I Have a Dream
Oppression. I do not understand this concept. Why does it exist? I don’t want to stand on top of a soap box and preach about all the things wrong in our world, and all of the people who are mean to other people, but we do need to remember where we have come from.
In my American Lit class, (you can read more about what we’ve discussed, here) we recently read Dr. Martin Luther King Jr.’s “I Have a Dream” speech. I had never watched a video of him giving the speech before (I know, it’s disappointing), but after hearing my professor say it was sort of an American rite of passage, I thought I’d take a look. I was not disappointed. What that man did for our country cannot be aptly expressed in any words of mine. Dr. King was a martyr for equality. I don’t consider myself an easily “moved” person, but you take a look at that speech and the context in which it was given, and it is impossible to stand stoic.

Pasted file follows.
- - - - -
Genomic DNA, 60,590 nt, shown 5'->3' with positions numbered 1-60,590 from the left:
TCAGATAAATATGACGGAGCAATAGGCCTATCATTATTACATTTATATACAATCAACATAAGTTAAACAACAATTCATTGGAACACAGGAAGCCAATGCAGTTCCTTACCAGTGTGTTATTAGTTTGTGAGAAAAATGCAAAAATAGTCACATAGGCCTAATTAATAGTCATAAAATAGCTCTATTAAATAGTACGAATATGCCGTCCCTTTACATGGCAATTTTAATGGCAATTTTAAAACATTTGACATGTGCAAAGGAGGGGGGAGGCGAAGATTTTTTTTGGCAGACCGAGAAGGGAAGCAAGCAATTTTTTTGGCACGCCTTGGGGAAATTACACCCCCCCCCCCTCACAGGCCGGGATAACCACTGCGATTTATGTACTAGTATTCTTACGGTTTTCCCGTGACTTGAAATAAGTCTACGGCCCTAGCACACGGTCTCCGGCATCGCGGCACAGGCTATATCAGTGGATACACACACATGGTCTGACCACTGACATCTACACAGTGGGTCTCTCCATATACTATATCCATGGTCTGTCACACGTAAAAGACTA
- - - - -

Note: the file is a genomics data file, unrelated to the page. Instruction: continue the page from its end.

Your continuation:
That man stood before a quarter of a million people, and he preached about a subject that had been brushed under the rug for literally centuries. He died for his cause. He was killed because someone wanted him to shut his mouth. Well you know what?
I’m glad he didn’t.
I wish to God he could have seen a few more decades, but his life still stands today as an example of what an American should be. He approached the leaders of our country and he let them have it. He brought to their attention three of the most important documents of our country,
and he reminded them of what they said.
I can’t begin to understand the trials that were endured to bring Civil Rights to our country, but I can appreciate the people who brought them. We have not always been an equal country, and in some places, we may have a ways to go, but Dr. King took us a few miles in the right direction, and I tip my hat to him for that.
Instead of ending with my regular close, I think this may be a little more appropriate for the subject matter:
“We hold these truths to be self-evident, all men are created equal.” – The Declaration of Independence